- The Sarcastic Response – Ohhh a cocky/arrogant INFJ is not a pretty sight to see. My experience has been that sometimes INFJs are overly confident as a way to compensate for feeling overly insecure. If an INFJ is coming from this place of weakness/overconfidence, then sarcasm is often employed. Sarcasm is about overt irony intentionally used by the speaker as in the form of implicit criticism. It can be a form of verbal aggression. In an unhealthy INFJ, bitingly sarcastic remarks become a mainstay of verbal communication.
- The “I’m going to tell you the truth because you need to hear it” Response – As an ENFP, I know this one well… and have been known to employ it myself. This is the response that can be so hurtful. And the truer it is, the more hurtful hearing it will be. The INFJ’s motive is usually to provide constructive criticism. But in less self-actualized INFJ’s it can be just plain out vindictive and petty.
01-05-2010, 12:01 AM #43SnifflesGuest
01-05-2010, 12:44 AM #44
01-05-2010, 12:46 AM #45
I don't get mad, I get annoyed...... They say that knowledge is free, and to truly acquire wisdom always comes with a price... Well then,... That will be $10, please!
01-05-2010, 01:31 AM #46
If everyone just thought like me, the world would be so much better.
01-05-2010, 01:43 AM #47
As Blah...it seems dishonest from the outside, a little deceitful that the person would pretend everything was okay (when they were clearly upset on the inside) instead of just saying directly that they were upset about something... It is likely to damage the relationship permanently. Also, you don't give the person at fault, the cause of your hurt, the chance to learn from their mistakes/actions when they happen.
From my own experience and perspective , even if I'm mad in the moment of conflict, after some time to detach, I'll recognize where I was wrong and apologize and work hard to correct my actions. I'm far less likely to take heed to a list of accusations/complaints a year after the events. At that point, I'm blindsided, hurt that there was little trust put in the relationship and that seemingly a facade was used by the INFJ. I'm not saying this is what INFJs are doing - this is just how it may be perceived. When I don't know how I may be causing you hurt, I can't fix it, can't apologize and can't give you the benefit of doubt that you're cutting me slack instead of keeping score.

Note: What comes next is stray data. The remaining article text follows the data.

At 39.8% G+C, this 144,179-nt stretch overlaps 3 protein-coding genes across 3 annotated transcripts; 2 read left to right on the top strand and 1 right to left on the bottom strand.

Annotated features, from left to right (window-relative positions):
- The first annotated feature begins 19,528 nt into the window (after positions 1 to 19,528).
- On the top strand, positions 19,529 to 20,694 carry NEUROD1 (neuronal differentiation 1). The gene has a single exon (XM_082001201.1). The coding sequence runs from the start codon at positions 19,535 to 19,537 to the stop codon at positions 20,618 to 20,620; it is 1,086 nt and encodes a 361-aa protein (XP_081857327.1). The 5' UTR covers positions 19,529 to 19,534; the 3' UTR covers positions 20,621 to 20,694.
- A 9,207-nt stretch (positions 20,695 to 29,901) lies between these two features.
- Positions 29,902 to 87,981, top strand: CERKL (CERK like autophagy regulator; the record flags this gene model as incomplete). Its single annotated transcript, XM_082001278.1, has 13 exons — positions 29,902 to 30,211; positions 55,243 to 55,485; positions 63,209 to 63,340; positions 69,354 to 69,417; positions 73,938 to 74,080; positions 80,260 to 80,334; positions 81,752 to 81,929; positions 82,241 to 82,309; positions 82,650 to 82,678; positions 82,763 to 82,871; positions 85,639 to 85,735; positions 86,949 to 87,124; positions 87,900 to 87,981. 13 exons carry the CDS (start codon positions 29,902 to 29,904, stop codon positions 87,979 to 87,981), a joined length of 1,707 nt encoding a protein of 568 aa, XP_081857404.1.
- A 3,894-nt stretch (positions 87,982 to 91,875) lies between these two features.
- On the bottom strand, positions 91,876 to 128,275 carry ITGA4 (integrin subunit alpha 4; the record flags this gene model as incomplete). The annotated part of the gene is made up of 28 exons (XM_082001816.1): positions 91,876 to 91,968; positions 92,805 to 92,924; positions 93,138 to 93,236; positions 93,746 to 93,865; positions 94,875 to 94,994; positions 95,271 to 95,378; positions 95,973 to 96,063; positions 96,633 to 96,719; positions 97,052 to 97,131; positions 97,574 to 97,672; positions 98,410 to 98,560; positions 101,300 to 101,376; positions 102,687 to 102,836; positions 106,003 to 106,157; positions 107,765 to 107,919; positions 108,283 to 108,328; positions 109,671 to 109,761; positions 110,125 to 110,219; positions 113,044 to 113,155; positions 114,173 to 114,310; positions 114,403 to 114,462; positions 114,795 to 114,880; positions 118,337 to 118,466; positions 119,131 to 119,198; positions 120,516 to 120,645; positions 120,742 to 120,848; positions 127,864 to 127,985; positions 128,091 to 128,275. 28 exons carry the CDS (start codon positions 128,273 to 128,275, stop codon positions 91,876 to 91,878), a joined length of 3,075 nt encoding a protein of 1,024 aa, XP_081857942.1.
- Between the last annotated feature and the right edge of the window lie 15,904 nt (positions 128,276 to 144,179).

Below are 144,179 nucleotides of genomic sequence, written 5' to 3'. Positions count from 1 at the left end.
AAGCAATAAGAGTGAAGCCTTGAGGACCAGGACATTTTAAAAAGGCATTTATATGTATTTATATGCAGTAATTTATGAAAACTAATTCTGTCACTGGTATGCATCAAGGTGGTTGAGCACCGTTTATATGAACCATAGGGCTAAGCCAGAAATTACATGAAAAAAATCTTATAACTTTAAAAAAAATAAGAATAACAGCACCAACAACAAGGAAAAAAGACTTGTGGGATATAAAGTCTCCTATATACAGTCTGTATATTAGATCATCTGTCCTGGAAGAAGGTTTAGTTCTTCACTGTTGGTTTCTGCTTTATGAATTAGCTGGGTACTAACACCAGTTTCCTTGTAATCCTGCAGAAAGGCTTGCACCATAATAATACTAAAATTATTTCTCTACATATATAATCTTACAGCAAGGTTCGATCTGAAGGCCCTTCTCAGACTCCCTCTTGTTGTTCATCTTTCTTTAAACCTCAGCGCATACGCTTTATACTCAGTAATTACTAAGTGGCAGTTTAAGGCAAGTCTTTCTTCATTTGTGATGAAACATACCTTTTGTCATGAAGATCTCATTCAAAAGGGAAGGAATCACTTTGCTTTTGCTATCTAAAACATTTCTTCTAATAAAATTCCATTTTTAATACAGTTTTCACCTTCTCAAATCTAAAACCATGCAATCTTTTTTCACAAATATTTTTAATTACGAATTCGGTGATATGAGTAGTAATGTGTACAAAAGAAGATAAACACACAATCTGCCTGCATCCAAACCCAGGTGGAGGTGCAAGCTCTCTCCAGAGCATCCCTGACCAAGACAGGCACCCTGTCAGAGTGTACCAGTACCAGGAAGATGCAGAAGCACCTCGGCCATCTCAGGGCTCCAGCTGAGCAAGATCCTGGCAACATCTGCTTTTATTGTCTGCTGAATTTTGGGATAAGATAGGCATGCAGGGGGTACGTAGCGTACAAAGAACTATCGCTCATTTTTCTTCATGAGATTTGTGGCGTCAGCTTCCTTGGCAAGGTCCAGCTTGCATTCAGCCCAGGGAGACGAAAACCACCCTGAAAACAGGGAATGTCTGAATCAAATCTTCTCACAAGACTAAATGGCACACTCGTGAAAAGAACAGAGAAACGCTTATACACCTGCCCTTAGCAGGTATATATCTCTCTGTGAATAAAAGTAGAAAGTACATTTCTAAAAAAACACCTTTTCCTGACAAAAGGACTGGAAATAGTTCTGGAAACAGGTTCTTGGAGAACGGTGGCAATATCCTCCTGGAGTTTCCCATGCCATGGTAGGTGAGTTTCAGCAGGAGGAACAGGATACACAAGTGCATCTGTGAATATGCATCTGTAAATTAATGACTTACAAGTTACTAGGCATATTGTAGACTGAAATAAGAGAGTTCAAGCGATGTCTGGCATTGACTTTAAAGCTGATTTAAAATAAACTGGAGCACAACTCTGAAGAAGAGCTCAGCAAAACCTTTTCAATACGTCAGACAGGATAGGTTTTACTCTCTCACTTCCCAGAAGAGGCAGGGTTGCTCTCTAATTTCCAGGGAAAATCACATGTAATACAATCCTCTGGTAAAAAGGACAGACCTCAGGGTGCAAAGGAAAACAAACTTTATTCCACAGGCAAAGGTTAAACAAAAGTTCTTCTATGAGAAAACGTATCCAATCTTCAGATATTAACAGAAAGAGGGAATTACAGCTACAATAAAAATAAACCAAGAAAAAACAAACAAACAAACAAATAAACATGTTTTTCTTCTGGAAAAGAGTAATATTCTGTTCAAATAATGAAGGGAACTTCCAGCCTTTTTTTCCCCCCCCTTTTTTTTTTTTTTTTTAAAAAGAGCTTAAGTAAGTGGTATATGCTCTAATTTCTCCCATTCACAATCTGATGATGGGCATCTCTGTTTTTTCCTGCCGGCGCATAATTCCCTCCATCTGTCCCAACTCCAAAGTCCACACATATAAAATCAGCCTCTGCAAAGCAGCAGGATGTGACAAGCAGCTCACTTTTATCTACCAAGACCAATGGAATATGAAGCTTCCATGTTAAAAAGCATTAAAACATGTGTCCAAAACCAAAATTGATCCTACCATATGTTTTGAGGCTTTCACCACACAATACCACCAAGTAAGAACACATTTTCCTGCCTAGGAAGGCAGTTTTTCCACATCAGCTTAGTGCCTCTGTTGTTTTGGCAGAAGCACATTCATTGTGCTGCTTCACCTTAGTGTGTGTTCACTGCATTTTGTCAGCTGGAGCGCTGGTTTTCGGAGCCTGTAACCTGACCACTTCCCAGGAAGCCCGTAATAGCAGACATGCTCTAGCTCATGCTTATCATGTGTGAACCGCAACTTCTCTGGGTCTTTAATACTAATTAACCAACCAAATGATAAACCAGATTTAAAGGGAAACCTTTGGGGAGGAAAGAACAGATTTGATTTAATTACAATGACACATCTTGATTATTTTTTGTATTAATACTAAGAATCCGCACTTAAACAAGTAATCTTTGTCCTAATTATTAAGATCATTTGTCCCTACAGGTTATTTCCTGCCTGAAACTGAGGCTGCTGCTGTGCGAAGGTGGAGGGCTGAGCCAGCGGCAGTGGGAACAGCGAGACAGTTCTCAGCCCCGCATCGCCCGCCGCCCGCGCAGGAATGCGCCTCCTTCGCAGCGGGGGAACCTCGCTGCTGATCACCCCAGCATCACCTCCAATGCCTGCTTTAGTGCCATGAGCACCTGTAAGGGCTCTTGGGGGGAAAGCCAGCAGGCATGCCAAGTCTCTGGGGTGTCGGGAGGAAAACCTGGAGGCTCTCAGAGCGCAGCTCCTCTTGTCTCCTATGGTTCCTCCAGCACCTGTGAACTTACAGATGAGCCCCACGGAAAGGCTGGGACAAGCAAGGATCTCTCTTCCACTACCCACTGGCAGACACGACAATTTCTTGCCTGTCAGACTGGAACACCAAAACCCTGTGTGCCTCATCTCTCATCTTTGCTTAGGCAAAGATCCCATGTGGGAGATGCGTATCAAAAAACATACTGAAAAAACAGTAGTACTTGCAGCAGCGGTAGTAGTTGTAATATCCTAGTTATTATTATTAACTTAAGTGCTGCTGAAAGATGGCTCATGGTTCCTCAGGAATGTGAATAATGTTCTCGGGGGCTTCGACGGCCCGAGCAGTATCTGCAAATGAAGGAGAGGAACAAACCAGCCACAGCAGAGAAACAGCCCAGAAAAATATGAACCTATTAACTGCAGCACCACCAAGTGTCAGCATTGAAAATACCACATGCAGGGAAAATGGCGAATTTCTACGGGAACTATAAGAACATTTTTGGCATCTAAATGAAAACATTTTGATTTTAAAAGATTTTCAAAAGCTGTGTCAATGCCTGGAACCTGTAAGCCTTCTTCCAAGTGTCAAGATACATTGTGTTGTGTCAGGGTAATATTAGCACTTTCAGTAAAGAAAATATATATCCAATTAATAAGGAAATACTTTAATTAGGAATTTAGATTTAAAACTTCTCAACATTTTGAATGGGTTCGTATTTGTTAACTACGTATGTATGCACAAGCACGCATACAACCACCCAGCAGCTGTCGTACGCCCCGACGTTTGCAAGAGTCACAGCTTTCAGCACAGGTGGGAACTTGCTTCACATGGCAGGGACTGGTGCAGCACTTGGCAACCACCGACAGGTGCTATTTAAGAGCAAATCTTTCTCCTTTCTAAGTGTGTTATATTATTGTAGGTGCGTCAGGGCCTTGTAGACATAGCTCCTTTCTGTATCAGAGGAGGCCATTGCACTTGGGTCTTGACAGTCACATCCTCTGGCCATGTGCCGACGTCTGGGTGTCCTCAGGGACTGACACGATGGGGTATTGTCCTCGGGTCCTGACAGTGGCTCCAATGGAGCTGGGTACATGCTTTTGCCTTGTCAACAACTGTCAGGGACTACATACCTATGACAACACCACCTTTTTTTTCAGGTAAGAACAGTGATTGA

I understand the motivation. I guess we tend to see people as similar to ourselves. INFJs are such sensitive souls. They assume everyone is the same way, protecting them from conflict much like they protect themselves. Fe users overestimate the potential reaction of the other person when in reality, much of the time, people are quite resilient and appreciate honesty.
01-05-2010, 01:57 AM #48
Yeah it took me awhile to realize that. One thing though - INFJs are very seldom sitting there brooding over things for that whole year. They make valiant attempts to dismiss what happened as their own problem, not the other person's. They really think they have dealt with it. And then suddenly when they are least expecting it, something else happens and everything comes out all at once. It's quite embarrassing and unpleasant to them and they feel awful afterwards, but I can see how it's difficult to deal with. Even at the best of times, you'll rarely get an INFJ telling you they are mad until they've had time to analyze why on their own. By then, it seems like nitpicking to bring it up unless its really big. And then if it is really big it's awhile more before they've figured out how to because as you say, they assume it will make everyone feel as rotten as they would feel if told the same thing.
01-05-2010, 10:51 AM #49
I have an INFJ brother. We've followed each other all over the world and usually live within a few minutes of the other. As siblings who are this close, I would expect regular processing. It's natural we would annoy each other regularly (that's what siblings do ) but I would hope that we would talk about it. The occasional outburst is difficult at both ends and so unnecessary. At my end, I believe people want to do right by people they love. I want to do right by correcting myself when I have been hurtful unintentionally. If I don't know that something I said/did/didn't say/didn't do was hurtful, I can't work on it. So much of the being blindsided by the outburst is rooted in embarrassment and shame at the thought of having hurt someone I really care for, for so long, without being aware of it or doing something about it. Like Esoteric Wench, I have to call him on it (not an ENTP specific reaction, likely more an extroverted one) to allow us to talk through whatever it is. It's difficult but we do both feel better afterward without the long term damage bottling up can do.